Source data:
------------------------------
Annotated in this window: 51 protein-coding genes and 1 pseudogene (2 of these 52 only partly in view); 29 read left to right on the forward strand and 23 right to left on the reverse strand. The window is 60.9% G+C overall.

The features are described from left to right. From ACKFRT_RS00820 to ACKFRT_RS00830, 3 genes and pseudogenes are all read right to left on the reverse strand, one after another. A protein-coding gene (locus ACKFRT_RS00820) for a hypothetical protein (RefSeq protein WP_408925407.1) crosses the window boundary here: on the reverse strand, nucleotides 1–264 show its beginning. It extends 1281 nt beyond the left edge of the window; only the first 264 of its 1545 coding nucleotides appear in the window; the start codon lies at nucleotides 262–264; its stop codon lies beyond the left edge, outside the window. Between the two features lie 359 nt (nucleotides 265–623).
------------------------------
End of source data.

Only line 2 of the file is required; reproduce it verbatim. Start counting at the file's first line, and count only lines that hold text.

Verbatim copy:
The features are described from left to right. From ACKFRT_RS00820 to ACKFRT_RS00830, 3 genes and pseudogenes are all read right to left on the reverse strand, one after another. A protein-coding gene (locus ACKFRT_RS00820) for a hypothetical protein (RefSeq protein WP_408925407.1) crosses the window boundary here: on the reverse strand, nucleotides 1–264 show its beginning. It extends 1281 nt beyond the left edge of the window; only the first 264 of its 1545 coding nucleotides appear in the window; the start codon lies at nucleotides 262–264; its stop codon lies beyond the left edge, outside the window. Between the two features lie 359 nt (nucleotides 265–623).